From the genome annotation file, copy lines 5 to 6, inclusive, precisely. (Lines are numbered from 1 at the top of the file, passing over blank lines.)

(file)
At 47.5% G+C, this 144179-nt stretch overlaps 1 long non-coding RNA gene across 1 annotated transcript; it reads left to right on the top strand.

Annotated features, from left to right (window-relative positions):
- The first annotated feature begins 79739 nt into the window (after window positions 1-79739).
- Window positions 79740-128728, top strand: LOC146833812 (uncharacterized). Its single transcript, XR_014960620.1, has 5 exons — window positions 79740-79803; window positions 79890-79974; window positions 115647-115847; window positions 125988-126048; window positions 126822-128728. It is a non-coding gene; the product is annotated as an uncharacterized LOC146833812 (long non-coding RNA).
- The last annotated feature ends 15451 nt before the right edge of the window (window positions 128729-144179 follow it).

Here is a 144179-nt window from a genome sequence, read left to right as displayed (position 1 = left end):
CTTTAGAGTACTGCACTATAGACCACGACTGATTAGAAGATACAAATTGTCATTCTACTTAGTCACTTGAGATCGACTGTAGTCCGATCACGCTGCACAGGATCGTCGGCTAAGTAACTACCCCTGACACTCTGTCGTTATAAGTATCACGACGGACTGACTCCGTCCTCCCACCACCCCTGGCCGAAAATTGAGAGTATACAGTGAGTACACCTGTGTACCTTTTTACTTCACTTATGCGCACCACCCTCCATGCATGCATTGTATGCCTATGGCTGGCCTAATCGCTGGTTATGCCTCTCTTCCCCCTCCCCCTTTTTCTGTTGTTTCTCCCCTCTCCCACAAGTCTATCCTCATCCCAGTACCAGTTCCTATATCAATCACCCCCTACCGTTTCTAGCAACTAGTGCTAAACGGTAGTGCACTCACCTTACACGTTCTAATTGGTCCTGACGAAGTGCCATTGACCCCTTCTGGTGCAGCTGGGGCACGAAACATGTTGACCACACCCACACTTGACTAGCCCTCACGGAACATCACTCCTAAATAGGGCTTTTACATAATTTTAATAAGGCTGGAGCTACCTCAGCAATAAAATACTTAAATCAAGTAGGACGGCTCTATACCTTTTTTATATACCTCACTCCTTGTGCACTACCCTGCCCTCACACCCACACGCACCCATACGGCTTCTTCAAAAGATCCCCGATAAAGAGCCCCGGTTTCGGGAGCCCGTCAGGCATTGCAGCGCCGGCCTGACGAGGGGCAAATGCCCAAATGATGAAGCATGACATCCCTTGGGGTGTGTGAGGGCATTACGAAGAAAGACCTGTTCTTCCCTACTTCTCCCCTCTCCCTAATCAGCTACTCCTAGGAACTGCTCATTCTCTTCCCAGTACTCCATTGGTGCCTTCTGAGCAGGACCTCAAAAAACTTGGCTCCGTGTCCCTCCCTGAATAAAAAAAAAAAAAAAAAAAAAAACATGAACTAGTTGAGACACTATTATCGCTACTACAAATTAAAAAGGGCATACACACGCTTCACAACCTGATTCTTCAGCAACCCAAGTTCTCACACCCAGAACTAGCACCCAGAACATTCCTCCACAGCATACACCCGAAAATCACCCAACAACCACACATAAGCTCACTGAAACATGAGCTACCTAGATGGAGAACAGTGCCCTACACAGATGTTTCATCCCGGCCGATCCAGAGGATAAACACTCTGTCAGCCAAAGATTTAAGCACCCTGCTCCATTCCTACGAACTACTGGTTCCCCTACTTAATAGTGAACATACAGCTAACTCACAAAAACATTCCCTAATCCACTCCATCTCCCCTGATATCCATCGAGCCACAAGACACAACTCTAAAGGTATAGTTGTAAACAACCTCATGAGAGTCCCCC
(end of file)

- The last annotated feature ends 15451 nt before the right edge of the window (window positions 128729-144179 follow it).

Here is a 144179-nt window from a genome sequence, read left to right as displayed (position 1 = left end):